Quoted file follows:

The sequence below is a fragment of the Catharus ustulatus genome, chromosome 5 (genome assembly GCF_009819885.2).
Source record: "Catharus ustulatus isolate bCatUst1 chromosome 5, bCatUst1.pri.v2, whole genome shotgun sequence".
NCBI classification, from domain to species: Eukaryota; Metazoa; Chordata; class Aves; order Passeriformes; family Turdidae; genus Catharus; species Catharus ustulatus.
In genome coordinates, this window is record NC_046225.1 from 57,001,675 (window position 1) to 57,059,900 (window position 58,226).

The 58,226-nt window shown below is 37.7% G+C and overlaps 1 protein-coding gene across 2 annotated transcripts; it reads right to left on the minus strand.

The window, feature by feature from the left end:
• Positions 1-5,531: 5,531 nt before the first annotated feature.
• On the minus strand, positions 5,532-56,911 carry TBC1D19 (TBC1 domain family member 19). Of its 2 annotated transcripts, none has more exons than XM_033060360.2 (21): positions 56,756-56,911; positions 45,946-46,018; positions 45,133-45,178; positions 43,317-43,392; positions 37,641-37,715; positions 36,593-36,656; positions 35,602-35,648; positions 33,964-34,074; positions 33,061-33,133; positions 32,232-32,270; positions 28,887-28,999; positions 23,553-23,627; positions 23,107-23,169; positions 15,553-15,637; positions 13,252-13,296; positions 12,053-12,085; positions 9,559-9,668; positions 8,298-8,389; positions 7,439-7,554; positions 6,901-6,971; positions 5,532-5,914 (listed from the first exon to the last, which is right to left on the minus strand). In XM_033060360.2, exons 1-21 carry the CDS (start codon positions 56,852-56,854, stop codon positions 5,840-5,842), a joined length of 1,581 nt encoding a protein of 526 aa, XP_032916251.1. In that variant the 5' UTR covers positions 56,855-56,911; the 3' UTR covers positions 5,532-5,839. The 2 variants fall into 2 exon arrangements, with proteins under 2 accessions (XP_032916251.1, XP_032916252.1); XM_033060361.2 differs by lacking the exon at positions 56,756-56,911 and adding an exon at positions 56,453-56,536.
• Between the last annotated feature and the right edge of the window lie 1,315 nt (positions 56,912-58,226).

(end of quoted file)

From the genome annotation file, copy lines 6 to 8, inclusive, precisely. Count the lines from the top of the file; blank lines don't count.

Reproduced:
The window, feature by feature from the left end:
• Positions 1-5,531: 5,531 nt before the first annotated feature.
• On the minus strand, positions 5,532-56,911 carry TBC1D19 (TBC1 domain family member 19). Of its 2 annotated transcripts, none has more exons than XM_033060360.2 (21): positions 56,756-56,911; positions 45,946-46,018; positions 45,133-45,178; positions 43,317-43,392; positions 37,641-37,715; positions 36,593-36,656; positions 35,602-35,648; positions 33,964-34,074; positions 33,061-33,133; positions 32,232-32,270; positions 28,887-28,999; positions 23,553-23,627; positions 23,107-23,169; positions 15,553-15,637; positions 13,252-13,296; positions 12,053-12,085; positions 9,559-9,668; positions 8,298-8,389; positions 7,439-7,554; positions 6,901-6,971; positions 5,532-5,914 (listed from the first exon to the last, which is right to left on the minus strand). In XM_033060360.2, exons 1-21 carry the CDS (start codon positions 56,852-56,854, stop codon positions 5,840-5,842), a joined length of 1,581 nt encoding a protein of 526 aa, XP_032916251.1. In that variant the 5' UTR covers positions 56,855-56,911; the 3' UTR covers positions 5,532-5,839. The 2 variants fall into 2 exon arrangements, with proteins under 2 accessions (XP_032916251.1, XP_032916252.1); XM_033060361.2 differs by lacking the exon at positions 56,756-56,911 and adding an exon at positions 56,453-56,536.